I have no recollection of the action for which I am now suffering. I never had any ill-will or intention of killing that man.

And I now warn all of the danger of a habit of intemperance; particularly the poorer class who have it not always in their power. When they have an opportunity they will go to great excess.

I would exhort all to seek religion as the only sure guard against such awful practices. If you were always in the discharge of your duty and serving your God, you would be in no danger of coming to an end like mine.

He then knelt down and prayed with much earnestness that the Lord would pardon his sins and receive him to happiness; expressing a strong hope that as the blessed Saviour had promised that none who came to him should be cast out, he would also receive his spirit, and cleanse him by his blood.

On this day..

Entry Filed under: 19th Century,Capital Punishment,Common Criminals,Crime,Death Penalty,Execution,Hanged,Murder,Public Executions,South Carolina,USA

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1870: John Gregson, drunk and disorderly

Add comment January 10th, 2017 Meaghan

(Thanks to Meaghan Good of the Charley Project for the guest post. -ed.)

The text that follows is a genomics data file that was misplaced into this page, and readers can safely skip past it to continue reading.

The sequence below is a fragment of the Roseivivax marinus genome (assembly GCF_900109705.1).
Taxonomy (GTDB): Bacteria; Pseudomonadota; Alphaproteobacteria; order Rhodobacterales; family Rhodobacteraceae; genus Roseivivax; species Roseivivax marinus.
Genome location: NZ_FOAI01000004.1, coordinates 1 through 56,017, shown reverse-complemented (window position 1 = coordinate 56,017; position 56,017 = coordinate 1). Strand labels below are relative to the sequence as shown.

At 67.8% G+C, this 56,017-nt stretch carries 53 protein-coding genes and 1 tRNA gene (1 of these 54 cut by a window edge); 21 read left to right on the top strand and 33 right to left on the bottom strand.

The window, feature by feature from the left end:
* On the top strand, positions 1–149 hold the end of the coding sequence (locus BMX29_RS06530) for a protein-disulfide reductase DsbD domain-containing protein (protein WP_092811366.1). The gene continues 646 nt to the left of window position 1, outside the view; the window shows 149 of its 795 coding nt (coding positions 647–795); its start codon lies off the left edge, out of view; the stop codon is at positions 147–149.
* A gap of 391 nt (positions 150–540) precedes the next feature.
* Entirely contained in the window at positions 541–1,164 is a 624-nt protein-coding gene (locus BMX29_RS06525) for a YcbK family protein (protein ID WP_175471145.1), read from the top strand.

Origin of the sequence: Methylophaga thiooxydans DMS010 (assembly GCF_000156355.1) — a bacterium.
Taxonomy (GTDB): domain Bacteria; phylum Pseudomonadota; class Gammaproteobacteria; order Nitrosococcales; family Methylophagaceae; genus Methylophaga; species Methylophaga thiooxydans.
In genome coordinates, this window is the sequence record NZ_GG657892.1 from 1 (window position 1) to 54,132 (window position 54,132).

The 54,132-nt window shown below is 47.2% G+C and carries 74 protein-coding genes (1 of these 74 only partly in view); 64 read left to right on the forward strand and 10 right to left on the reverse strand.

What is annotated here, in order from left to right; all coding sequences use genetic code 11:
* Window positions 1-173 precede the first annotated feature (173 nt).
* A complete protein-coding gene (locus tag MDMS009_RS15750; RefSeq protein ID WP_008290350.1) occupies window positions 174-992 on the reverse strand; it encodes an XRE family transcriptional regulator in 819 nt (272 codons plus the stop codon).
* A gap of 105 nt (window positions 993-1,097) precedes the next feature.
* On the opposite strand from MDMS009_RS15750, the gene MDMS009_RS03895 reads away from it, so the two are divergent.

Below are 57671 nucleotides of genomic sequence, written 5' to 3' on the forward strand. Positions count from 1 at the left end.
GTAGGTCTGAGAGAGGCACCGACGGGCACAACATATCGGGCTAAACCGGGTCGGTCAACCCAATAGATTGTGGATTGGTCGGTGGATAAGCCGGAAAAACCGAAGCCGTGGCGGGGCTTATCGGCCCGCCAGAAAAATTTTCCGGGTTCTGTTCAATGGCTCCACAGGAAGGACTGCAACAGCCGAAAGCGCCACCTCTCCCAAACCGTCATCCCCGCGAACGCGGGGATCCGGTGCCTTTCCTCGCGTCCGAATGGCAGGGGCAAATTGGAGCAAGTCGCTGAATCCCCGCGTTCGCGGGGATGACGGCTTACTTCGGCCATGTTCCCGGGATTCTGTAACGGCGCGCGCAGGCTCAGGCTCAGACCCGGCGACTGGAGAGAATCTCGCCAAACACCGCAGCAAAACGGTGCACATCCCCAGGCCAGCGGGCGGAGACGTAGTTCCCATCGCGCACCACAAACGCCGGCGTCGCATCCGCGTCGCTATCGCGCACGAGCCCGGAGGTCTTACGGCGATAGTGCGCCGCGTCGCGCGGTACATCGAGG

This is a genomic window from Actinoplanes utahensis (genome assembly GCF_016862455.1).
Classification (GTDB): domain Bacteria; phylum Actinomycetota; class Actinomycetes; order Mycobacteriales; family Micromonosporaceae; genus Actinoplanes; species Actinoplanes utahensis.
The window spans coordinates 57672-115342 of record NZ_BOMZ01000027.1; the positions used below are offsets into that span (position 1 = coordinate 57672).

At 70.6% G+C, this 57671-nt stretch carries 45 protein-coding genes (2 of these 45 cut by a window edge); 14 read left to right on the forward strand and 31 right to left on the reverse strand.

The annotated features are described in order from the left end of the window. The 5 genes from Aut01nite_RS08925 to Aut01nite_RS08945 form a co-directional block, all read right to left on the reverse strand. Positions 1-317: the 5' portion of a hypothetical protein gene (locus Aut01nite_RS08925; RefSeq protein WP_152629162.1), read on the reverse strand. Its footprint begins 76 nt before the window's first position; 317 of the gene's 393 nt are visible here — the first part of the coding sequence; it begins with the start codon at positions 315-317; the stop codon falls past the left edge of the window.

On this date in 1870, the very first private execution took place at Kirkdale Gaol in Liverpool.

Steven Horton’s book Liverpool Hangings: Kirkdale Hangings, 1870-1891 notes that between 1831 and 1867, executions at Kirkdale Gaol had been public, observed by crowds ranging in size from 500 to 100,000 people, but the Capital Punishment Amendment Act of 1868 put an end to them.

However, Horton says, “Hangings that carried on in private [at Kirkdale Gaol] were so near the walls that it was said by those outside that a thud could be heard when the trapdoor opened.”

Between 1870 and 1892, the year Kirkdale Gaol closed, 29 condemned prisoners were hanged privately there. “Most of those condemned,” Horton says,

were from slum properties and lived lives of squalor where drink seemed their only escape, fueling angry misjudgments which would ultimately lead to them standing on the scaffold. Just under half of the killings … involved a man or woman killing their spouse or partner. The majority were following drinking bouts …

The very first case, that of John Gregson, fit this description very well.

Gregson was a collier at Wigan. (Over sixty years later, George Orwell would write a book about the miners there.) He had married his wife Ellen in 1863. John was an alcoholic who habitually abused his wife, even after the births of their two children, and the marriage was miserable. Throughout the 1860s he appeared in court a whopping 24 times for drunken, disorderly conduct, once spending a six-month term in jail.